Mathematics - All About Geometry (Part 6)

in STEMGeekslast year



Hey it's a me again @drifter1!

This is the sixth and final part of my high-school refresher series on Geometry. I highly suggest checking out part1, part2, part3, part4 and part5 before this part.

So, without further ado, let's get straight into it!

Analytic Geometry Basics

A point in the Cartesian Coordinate System, the so called x-y plane, is denoted as (x1, y1). This doesn't represent an open interval of numbers of the form (a, b), which is commonly used in mathematics, but a point in this x-y plane. We covered the system more thoroughly in part 3. This is the basis of Analytical Geometry, where mathematical equations are used in order to represent shapes and their relation.

Delta notion

Let's start simple. Considering two points A and B in this x-y plane, moving from point A to B there will be a change in the x and/or y coordinates. This change is called a delta, Δ (capital Greek alphabet delta). Δx is the change in x, whilst Δy the change in y.

For example, if A = (3, 1) and B = (2, 3) then moving from A to B yields:

The general formulas for points (x1, y1) and (x2, y2) are:


Having two distinct points A and B, only one straight line can be drawn that passes through both points. This line has a slope equal to the ratio of Δy and Δx or:

For the previous example, we have:

Straight Line

The simplest straight line equation (the slope-intersept equation) is:

where a is the slope.

This equation is basically the result of refactoring the slope equation and entering any point that's on the line, such as:

This is the so called point-slope equation of a straight line.

For example, in the previous example, entering either of the two points results in the same line, which is:

The more general formula of a straight line is:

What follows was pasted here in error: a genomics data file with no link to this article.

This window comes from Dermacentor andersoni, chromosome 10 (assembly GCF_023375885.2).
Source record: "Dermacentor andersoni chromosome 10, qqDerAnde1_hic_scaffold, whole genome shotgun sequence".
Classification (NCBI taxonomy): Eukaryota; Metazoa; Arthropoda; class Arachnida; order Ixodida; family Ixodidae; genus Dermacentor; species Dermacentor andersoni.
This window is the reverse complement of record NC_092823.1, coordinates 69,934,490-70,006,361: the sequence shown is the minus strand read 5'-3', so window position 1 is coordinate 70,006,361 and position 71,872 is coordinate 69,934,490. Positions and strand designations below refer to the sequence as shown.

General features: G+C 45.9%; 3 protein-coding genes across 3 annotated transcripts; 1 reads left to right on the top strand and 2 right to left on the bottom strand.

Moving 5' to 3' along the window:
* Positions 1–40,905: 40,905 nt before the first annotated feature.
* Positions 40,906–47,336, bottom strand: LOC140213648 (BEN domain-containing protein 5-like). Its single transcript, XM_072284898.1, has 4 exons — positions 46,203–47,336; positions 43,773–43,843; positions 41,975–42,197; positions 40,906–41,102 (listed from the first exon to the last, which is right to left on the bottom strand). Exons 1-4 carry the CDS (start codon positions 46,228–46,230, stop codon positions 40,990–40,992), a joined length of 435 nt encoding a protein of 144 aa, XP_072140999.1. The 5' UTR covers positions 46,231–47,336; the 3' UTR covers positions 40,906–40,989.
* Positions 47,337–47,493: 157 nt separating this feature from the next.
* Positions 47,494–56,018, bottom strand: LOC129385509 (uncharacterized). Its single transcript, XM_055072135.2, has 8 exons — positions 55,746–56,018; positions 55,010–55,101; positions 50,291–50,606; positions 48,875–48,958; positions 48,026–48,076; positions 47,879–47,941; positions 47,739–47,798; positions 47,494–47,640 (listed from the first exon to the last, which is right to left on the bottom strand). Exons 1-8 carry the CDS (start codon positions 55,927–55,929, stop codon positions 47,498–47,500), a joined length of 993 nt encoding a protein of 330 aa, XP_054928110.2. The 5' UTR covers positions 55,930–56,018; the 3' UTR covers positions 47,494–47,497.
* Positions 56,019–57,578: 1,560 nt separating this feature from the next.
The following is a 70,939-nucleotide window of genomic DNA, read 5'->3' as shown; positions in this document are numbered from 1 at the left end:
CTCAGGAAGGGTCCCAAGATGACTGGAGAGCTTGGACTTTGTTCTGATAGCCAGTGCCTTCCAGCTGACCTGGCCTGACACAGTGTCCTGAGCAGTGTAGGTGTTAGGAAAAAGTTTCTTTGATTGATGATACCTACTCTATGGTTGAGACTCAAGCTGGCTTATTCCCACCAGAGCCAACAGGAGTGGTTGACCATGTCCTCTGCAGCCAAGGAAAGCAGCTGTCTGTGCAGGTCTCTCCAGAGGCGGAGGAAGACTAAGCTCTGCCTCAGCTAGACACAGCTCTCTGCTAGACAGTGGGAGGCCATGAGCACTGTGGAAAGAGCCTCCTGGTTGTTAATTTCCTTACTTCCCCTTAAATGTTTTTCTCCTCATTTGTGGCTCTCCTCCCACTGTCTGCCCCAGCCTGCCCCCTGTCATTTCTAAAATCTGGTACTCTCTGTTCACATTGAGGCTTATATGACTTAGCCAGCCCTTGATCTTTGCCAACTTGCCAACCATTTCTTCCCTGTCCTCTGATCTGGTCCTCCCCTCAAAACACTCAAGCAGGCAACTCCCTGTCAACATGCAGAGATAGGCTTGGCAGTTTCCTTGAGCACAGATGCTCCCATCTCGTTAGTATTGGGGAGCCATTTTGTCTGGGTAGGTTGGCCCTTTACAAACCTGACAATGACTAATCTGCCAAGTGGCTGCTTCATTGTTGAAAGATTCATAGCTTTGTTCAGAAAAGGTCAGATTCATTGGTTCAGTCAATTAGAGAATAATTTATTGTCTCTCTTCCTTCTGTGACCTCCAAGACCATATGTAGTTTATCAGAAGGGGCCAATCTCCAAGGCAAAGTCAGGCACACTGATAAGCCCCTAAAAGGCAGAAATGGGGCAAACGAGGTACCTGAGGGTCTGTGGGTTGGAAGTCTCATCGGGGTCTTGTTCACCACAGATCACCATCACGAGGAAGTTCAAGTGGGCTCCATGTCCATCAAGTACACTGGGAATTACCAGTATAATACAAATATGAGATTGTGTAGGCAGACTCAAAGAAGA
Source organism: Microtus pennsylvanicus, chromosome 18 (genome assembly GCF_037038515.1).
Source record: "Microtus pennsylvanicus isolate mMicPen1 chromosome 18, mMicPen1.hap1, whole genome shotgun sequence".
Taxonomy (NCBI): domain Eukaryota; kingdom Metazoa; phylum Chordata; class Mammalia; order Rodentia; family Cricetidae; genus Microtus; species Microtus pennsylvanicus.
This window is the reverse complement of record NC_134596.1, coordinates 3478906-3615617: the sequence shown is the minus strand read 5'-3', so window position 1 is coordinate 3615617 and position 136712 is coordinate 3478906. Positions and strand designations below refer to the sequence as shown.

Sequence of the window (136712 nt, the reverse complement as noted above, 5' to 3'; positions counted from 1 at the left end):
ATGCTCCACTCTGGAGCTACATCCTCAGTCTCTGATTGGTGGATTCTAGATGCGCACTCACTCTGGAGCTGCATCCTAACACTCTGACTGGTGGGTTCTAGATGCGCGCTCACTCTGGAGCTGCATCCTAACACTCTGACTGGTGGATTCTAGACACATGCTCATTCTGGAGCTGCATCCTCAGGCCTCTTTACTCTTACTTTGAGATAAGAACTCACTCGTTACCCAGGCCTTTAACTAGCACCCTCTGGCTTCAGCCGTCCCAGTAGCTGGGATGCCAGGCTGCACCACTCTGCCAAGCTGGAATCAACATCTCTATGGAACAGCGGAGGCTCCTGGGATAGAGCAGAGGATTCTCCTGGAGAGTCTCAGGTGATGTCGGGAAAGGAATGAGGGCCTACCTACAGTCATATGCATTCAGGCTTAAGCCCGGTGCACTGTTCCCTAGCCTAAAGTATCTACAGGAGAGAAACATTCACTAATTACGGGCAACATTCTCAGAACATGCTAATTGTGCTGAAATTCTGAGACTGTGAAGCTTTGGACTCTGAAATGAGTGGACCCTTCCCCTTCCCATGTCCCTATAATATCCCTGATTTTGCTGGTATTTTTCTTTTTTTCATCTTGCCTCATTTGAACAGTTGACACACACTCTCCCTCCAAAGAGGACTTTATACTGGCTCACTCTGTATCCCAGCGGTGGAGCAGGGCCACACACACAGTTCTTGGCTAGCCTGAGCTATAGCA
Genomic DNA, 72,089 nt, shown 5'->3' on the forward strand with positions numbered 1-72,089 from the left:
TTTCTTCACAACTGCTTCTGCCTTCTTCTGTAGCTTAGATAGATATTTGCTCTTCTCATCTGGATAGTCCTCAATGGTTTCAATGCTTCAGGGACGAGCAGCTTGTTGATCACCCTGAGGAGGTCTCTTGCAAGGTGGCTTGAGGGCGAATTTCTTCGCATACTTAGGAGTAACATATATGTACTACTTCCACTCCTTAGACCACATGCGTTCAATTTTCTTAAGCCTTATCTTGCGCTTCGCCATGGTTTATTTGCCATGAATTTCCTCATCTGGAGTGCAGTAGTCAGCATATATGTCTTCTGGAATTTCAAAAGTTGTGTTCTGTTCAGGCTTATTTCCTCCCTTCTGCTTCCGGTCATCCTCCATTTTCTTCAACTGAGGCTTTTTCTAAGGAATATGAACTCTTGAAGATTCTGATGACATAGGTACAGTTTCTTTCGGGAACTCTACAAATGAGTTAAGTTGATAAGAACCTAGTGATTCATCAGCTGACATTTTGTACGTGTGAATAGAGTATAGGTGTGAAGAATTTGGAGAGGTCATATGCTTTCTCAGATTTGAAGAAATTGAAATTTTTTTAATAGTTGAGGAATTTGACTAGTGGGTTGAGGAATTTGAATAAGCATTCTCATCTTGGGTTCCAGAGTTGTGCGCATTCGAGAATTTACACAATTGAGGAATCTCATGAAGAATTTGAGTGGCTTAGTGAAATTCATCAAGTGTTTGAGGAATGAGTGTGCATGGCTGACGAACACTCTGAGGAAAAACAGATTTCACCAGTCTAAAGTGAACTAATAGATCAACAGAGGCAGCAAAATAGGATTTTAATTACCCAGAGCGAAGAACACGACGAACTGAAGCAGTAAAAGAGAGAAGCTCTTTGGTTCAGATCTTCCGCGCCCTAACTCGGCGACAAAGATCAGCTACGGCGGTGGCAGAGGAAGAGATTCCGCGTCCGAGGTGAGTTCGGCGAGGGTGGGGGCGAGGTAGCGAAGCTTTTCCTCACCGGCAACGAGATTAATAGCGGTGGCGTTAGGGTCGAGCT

where A, B and C are constants, and A, B are not both 0.

Any y = b line is a horizontal line, whilst any x = a line is a vertical line.

Axes Intersection Points

To find the y value for a specific x value we simply input x into the equation and solve for y (the opposite for finding x). Thus, in order to find where the line intersects the x-axis we set y = 0 and to find where the line intersects the y-axis we set x = 0. Simple stuff.

For example, for the previous line x = 0 and y = 0 yield the following intersection points:

Parallel Lines

Two lines are parallel to each other if the slopes are equal.

For example:

is a line parallel to the previous example's line.

Perpendicular Lines

Two lines are parallel if their slopes are negative reciprocales:

For example:

is a line perpendicular to the previous example's line as:

Line Intersection Point

In order to find where two or more lines meet (if they meet) their linear system needs to be solved which is a topic covered by Linear Algebra.

For example:

Distance Between 2 Points

The distance between two points (x1, y1) and (x2, y2) is a direct consequence of Pythagoras's Theorem and equal to:

For example, the distance between the points A and B from before is:


Considering the line segment which joins two points (x1, y1) and (x2, y2), the midpoint of this segment is at:


The simplest non-straight lines are the conics covered by the end of part 4.

Their general equation is of the form:

The Bxy term is about conic rotation. The Dx, Ey and F terms affect the vertex and center points. And lastly, for A, C we have the following shapes:

  • A = C : Circle
  • AC > 0 (A ≠ C) : Ellipse
  • AC = 0 : Parabola
  • AC < 0 : Hyperbola

For example, a circle with center at (2, -2) and radius of 2, has the following equation:

which can also be expanded into the general equation format:

These are all topics of the branch of mathematics known as Mathematical Analysis, which also deals with topics such as limits, differentiation, integration, sequences, series etc.






Mathematical equations used in this article, have been generated using quicklatex.

Block diagrams and other visualizations were made using

Final words | Next up

And this is actually it for today's post and this small refresher series!

The next "All About" articles will be about:

  • Polynomial Arithmetic
  • Exponentials and Logarithms
  • Rational Expressions

Basically more High-School Math Refreshers!

See ya!

Keep on drifting!